Yamal reindeer get mass vaccination against anthrax

At least 658,000 animals are set to receive the vaccine, with efforts starting earlier than ever this year in hopes of preventing an outbreak like the one in 2016.

By Atle Staalesen, The Independent Barents Observer - March 22, 2018
Reindeer in Russia’s Arctic are being vaccinated en masse to prevent anthrax outbreaks. (Thomas Nilsen / The Independent Barents Observer)

Regional authorities in Russia’s Yamalo-Nenets region on March 12th kickstarted this year’s major immunization effort as the first teams of veterinarians moved out to remote tundra areas with bags filled up with vaccine doses against anthrax.

In the course of the year, at least 658,000 reindeer are to be vaccinated, the first 50,000 already in the course of March, regional authorities say.

It is all part of an effort to prevent an outbreak of the deadly infection, similar to the one in 2016. That year, a young boy died and at least 115 people were hospitalized. Military personnel were sent to the region and burned the bodies of more than 2,300 infected reindeer to halt the spread of the infection.

About 667,000 reindeer in the region were subsequently vaccinated in a huge immunization effort.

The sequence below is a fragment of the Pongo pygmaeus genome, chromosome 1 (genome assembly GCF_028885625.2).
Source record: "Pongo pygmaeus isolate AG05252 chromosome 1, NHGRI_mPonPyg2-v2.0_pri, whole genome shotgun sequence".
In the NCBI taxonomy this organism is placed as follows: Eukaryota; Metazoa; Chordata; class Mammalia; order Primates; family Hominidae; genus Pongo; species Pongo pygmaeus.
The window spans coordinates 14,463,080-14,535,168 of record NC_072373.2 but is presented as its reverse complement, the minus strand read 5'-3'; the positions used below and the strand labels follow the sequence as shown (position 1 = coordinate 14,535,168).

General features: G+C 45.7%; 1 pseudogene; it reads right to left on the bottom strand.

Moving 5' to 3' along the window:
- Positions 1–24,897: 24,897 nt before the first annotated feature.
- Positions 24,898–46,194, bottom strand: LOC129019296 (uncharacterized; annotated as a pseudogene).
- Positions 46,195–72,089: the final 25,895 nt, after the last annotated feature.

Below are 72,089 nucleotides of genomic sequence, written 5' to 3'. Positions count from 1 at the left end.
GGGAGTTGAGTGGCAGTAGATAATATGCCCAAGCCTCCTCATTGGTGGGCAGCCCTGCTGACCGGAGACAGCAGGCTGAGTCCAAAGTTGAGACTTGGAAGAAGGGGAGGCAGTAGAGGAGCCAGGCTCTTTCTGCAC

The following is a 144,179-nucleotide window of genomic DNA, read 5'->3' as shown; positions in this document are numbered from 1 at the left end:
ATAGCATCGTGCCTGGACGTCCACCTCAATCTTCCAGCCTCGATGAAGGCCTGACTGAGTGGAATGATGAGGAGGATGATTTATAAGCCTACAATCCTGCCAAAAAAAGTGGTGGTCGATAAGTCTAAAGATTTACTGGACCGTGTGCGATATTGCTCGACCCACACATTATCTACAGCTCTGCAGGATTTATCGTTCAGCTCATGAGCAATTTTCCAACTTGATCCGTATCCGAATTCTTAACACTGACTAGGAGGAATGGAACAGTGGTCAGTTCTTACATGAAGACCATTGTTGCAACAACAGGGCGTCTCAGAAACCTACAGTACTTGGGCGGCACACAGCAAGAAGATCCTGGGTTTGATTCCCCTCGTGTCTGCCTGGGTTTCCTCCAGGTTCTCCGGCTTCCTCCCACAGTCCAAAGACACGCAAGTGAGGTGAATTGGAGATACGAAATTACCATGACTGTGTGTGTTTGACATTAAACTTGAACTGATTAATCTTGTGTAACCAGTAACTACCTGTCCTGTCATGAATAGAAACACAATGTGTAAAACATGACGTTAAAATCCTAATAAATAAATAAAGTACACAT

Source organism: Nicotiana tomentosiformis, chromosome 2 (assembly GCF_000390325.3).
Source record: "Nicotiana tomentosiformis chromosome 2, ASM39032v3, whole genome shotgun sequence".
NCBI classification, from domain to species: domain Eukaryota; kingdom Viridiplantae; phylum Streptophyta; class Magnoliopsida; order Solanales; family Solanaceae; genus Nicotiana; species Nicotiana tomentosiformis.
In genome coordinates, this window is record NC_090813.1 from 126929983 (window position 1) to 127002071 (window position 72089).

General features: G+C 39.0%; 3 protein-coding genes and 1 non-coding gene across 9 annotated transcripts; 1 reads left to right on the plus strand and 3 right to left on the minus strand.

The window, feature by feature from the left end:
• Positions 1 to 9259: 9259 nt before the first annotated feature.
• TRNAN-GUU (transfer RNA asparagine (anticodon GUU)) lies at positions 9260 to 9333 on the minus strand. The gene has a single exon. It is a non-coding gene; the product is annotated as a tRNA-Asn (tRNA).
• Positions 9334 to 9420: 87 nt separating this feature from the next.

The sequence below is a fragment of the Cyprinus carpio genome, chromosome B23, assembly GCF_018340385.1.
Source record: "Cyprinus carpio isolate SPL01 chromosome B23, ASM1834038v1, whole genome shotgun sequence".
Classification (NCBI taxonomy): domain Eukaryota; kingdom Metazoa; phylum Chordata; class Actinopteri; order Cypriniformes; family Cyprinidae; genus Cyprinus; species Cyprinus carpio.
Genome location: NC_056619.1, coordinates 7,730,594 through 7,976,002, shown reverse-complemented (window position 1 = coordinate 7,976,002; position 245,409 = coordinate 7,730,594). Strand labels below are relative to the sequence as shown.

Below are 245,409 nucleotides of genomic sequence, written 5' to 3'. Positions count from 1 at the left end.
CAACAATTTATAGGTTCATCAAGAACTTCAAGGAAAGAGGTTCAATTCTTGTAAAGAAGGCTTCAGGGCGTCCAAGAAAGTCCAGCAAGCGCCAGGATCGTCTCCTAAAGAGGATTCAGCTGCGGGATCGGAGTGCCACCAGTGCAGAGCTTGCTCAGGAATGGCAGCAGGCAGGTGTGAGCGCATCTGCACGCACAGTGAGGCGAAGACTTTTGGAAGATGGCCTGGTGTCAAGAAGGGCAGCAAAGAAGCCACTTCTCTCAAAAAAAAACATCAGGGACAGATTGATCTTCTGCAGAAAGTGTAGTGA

This year, about 160 people will be engaged in the efforts. They will operate 30 stationary and 100 mobile vaccination units. It is the second year in the row that reindeer have been mass vaccinated against anthrax, but the first time that they start as early as March.

According to regional chief veterinarian Andrey Listishenko, spring is the most practical and cheapest period for the vaccination effort. Furthermore, many reindeer herders have themselves requested vaccination at this time, he says in a press release.

Listishenko and his people now have on hand a total of 520,000 doses and another 800,000 is to arrive in the course of the year. That will be sufficient both for this and next year, the regional authorities say.

The 2016 anthrax outbreak is believed to have come from an old burial site with reindeer that died of the disease more than 70 years ago. Veterinary authorities fear that more outbreaks will occur as climate change is melting the tundra permafrost bringing more similar burials sites to the open.

“There are thousands of such cattle graves across Russia and many of them are inside the Arctic Circle,” says Sergey Netesov, Chief of the bionanotechnology, microbiology and virology laboratory with Novosibirsk State university told the media.

Anthrax infections are lethal unless treated with antibiotics.